The 8000ers is an exclusive group, and the of cost of entry is high. Really high.
There are only 14 peaks in the world that extend 8,000 meters (26,247 feet) into the atmosphere, including, of course, Earth's highest point - Mt. Everest. Unfortunately for some, the thrill of reaching that monumental 8,000-meter mark comes with more than just bragging rights. Altitude sickness, a potentially deadly risk of climbing, can set in at 8,000 feet (2,400 meters). And during the weekend, that was the fatal illness that befell some Everest hikers who paid the ultimate price.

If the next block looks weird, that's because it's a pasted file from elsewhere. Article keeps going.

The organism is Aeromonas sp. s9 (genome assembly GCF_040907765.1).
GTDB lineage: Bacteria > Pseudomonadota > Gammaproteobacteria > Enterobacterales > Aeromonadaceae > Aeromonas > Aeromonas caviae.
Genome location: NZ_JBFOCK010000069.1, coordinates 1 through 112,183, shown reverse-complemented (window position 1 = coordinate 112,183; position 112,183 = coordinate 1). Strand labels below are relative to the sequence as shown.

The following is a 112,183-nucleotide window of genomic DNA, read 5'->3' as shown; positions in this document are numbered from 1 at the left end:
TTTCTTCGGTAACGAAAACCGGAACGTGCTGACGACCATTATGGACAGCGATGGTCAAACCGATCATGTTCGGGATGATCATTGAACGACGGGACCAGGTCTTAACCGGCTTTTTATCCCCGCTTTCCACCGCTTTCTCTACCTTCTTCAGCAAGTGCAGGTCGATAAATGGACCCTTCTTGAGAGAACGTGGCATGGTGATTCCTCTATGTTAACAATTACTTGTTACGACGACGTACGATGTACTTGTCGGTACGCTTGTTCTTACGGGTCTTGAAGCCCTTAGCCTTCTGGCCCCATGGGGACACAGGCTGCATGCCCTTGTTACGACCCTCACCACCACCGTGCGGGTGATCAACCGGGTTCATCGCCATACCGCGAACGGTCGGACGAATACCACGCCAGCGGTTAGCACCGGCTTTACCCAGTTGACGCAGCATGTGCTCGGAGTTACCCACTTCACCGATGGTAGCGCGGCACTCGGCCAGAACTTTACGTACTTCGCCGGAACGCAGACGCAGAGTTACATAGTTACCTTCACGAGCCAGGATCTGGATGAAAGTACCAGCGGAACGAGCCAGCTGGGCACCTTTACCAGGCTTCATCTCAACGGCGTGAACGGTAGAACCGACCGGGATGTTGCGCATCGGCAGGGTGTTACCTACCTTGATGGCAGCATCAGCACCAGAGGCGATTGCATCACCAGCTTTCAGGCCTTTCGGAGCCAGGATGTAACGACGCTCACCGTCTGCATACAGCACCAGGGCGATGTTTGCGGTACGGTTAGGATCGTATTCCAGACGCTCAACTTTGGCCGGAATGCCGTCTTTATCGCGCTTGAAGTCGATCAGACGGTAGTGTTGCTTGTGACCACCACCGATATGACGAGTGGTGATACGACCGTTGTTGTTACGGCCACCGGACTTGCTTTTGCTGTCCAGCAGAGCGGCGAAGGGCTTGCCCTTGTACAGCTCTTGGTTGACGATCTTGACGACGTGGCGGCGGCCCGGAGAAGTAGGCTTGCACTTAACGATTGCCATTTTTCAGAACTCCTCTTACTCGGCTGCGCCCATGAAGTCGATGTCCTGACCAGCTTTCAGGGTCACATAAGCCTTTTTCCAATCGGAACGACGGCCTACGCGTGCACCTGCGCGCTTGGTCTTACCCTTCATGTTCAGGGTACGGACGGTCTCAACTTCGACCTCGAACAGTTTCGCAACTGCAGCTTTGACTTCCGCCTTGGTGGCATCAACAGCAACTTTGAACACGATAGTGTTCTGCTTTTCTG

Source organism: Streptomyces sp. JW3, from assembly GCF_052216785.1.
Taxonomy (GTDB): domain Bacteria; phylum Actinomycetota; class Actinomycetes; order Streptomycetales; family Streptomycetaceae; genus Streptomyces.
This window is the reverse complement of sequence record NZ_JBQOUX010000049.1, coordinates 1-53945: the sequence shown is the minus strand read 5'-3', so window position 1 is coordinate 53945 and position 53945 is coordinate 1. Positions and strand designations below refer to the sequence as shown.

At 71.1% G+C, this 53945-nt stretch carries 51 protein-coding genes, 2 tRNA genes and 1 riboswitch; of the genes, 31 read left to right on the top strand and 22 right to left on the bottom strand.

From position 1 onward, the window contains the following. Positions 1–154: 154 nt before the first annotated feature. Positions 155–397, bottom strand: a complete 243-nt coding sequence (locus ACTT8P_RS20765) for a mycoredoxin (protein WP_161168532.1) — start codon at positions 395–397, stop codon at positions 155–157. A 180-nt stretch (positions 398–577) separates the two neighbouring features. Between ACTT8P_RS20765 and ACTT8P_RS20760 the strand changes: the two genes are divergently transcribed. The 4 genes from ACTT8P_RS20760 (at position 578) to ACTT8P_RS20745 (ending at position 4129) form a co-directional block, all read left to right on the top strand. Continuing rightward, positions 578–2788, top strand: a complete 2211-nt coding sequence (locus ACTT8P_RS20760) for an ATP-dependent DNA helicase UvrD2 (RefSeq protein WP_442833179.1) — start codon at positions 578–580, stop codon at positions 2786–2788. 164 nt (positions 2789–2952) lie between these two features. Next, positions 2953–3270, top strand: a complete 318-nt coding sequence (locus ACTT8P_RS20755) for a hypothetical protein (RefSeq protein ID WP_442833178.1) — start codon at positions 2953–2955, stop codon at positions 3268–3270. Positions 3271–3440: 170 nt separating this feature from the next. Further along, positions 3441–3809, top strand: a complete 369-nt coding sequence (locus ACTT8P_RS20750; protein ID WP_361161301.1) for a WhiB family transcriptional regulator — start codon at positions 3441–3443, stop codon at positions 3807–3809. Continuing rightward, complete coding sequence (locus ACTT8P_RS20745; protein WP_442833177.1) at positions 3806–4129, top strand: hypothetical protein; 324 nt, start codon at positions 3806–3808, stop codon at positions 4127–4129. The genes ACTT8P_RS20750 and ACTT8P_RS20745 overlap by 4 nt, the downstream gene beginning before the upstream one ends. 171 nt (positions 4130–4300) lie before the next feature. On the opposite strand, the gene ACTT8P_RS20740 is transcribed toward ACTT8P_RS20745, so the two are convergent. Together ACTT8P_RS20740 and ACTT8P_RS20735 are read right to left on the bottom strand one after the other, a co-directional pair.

Here are some of the telltale signs of and tips for combating altitude sickness:
Climb slowly. According to the National Institutes of Health, you are more likely to get acute mountain sickness if you climb faster and exert a lot of energy.
Stay hydrated, and eat your carbs. Expert's can't say for sure what causes altitude sickness, but longstanding advice says drink lots of (nonalcoholic) fluids, avoid sleeping pills or medicine that can affect breathing, and eat your carbs.
Take ibuprofen. Ibuprofen fights brain swelling, which, in rare cases, can be a fatal aspect of altitude sickness.
Know the symptoms. Other symptoms the National Institutes of Health says to look out for: